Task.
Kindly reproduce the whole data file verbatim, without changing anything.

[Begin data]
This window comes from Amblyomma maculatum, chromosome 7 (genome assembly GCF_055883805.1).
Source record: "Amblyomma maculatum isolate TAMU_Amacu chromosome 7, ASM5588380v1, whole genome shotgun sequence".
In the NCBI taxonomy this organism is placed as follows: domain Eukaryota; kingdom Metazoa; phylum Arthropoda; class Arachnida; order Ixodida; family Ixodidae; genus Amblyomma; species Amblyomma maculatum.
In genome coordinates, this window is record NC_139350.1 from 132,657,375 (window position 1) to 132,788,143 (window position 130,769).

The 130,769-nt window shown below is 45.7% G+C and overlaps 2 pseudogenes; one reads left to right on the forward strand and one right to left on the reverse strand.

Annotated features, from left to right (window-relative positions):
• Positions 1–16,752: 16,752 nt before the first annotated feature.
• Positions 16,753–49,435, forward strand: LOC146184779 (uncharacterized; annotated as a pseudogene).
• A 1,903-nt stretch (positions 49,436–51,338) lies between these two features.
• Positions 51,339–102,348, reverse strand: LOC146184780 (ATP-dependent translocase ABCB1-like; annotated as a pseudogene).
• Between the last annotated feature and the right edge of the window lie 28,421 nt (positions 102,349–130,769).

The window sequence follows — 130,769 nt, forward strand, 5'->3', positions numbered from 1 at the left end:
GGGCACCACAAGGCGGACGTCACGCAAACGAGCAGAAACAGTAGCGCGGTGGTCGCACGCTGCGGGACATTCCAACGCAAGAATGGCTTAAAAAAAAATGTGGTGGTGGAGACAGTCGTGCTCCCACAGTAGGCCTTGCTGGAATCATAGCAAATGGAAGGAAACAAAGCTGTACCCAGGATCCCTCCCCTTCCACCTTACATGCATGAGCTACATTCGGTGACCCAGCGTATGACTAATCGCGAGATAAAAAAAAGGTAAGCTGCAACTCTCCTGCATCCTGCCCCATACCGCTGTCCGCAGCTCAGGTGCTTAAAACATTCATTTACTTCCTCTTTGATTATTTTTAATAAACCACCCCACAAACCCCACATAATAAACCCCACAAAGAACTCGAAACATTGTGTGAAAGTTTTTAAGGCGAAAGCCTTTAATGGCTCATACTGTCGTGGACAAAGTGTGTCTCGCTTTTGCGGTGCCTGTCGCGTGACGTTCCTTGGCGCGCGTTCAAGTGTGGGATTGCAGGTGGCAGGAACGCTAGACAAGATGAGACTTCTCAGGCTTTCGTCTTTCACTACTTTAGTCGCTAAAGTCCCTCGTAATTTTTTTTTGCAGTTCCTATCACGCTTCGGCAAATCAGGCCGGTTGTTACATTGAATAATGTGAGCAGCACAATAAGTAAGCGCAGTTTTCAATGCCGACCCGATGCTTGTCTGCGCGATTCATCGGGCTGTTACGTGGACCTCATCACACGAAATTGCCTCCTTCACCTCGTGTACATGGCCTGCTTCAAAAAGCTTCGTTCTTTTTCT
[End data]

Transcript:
This window comes from Amblyomma maculatum, chromosome 7 (genome assembly GCF_055883805.1).
Source record: "Amblyomma maculatum isolate TAMU_Amacu chromosome 7, ASM5588380v1, whole genome shotgun sequence".
In the NCBI taxonomy this organism is placed as follows: domain Eukaryota; kingdom Metazoa; phylum Arthropoda; class Arachnida; order Ixodida; family Ixodidae; genus Amblyomma; species Amblyomma maculatum.
In genome coordinates, this window is record NC_139350.1 from 132,657,375 (window position 1) to 132,788,143 (window position 130,769).

The 130,769-nt window shown below is 45.7% G+C and overlaps 2 pseudogenes; one reads left to right on the forward strand and one right to left on the reverse strand.

Annotated features, from left to right (window-relative positions):
• Positions 1–16,752: 16,752 nt before the first annotated feature.
• Positions 16,753–49,435, forward strand: LOC146184779 (uncharacterized; annotated as a pseudogene).
• A 1,903-nt stretch (positions 49,436–51,338) lies between these two features.
• Positions 51,339–102,348, reverse strand: LOC146184780 (ATP-dependent translocase ABCB1-like; annotated as a pseudogene).
• Between the last annotated feature and the right edge of the window lie 28,421 nt (positions 102,349–130,769).

The window sequence follows — 130,769 nt, forward strand, 5'->3', positions numbered from 1 at the left end:
GGGCACCACAAGGCGGACGTCACGCAAACGAGCAGAAACAGTAGCGCGGTGGTCGCACGCTGCGGGACATTCCAACGCAAGAATGGCTTAAAAAAAAATGTGGTGGTGGAGACAGTCGTGCTCCCACAGTAGGCCTTGCTGGAATCATAGCAAATGGAAGGAAACAAAGCTGTACCCAGGATCCCTCCCCTTCCACCTTACATGCATGAGCTACATTCGGTGACCCAGCGTATGACTAATCGCGAGATAAAAAAAAGGTAAGCTGCAACTCTCCTGCATCCTGCCCCATACCGCTGTCCGCAGCTCAGGTGCTTAAAACATTCATTTACTTCCTCTTTGATTATTTTTAATAAACCACCCCACAAACCCCACATAATAAACCCCACAAAGAACTCGAAACATTGTGTGAAAGTTTTTAAGGCGAAAGCCTTTAATGGCTCATACTGTCGTGGACAAAGTGTGTCTCGCTTTTGCGGTGCCTGTCGCGTGACGTTCCTTGGCGCGCGTTCAAGTGTGGGATTGCAGGTGGCAGGAACGCTAGACAAGATGAGACTTCTCAGGCTTTCGTCTTTCACTACTTTAGTCGCTAAAGTCCCTCGTAATTTTTTTTTGCAGTTCCTATCACGCTTCGGCAAATCAGGCCGGTTGTTACATTGAATAATGTGAGCAGCACAATAAGTAAGCGCAGTTTTCAATGCCGACCCGATGCTTGTCTGCGCGATTCATCGGGCTGTTACGTGGACCTCATCACACGAAATTGCCTCCTTCACCTCGTGTACATGGCCTGCTTCAAAAAGCTTCGTTCTTTTTCT